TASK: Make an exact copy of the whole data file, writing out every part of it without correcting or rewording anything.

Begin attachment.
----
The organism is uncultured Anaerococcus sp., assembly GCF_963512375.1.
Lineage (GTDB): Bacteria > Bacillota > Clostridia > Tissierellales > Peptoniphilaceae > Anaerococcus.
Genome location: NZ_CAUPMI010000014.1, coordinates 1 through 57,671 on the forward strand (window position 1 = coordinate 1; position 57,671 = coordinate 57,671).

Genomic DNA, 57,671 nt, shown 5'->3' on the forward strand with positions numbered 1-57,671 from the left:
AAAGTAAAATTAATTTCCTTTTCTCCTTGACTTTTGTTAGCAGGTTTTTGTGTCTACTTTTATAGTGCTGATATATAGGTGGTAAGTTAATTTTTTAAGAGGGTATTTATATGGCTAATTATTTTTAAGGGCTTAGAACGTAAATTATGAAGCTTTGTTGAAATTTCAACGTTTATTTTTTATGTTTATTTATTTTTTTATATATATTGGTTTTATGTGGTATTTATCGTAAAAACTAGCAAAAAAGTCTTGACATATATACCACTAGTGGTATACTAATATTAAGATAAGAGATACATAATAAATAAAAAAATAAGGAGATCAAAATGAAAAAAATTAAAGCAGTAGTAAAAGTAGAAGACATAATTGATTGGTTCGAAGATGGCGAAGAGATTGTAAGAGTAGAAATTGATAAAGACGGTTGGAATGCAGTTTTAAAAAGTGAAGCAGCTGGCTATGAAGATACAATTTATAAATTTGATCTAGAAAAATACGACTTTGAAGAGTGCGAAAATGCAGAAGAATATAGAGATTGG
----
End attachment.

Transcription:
The organism is uncultured Anaerococcus sp., assembly GCF_963512375.1.
Lineage (GTDB): Bacteria > Bacillota > Clostridia > Tissierellales > Peptoniphilaceae > Anaerococcus.
Genome location: NZ_CAUPMI010000014.1, coordinates 1 through 57,671 on the forward strand (window position 1 = coordinate 1; position 57,671 = coordinate 57,671).

Genomic DNA, 57,671 nt, shown 5'->3' on the forward strand with positions numbered 1-57,671 from the left:
AAAGTAAAATTAATTTCCTTTTCTCCTTGACTTTTGTTAGCAGGTTTTTGTGTCTACTTTTATAGTGCTGATATATAGGTGGTAAGTTAATTTTTTAAGAGGGTATTTATATGGCTAATTATTTTTAAGGGCTTAGAACGTAAATTATGAAGCTTTGTTGAAATTTCAACGTTTATTTTTTATGTTTATTTATTTTTTTATATATATTGGTTTTATGTGGTATTTATCGTAAAAACTAGCAAAAAAGTCTTGACATATATACCACTAGTGGTATACTAATATTAAGATAAGAGATACATAATAAATAAAAAAATAAGGAGATCAAAATGAAAAAAATTAAAGCAGTAGTAAAAGTAGAAGACATAATTGATTGGTTCGAAGATGGCGAAGAGATTGTAAGAGTAGAAATTGATAAAGACGGTTGGAATGCAGTTTTAAAAAGTGAAGCAGCTGGCTATGAAGATACAATTTATAAATTTGATCTAGAAAAATACGACTTTGAAGAGTGCGAAAATGCAGAAGAATATAGAGATTGG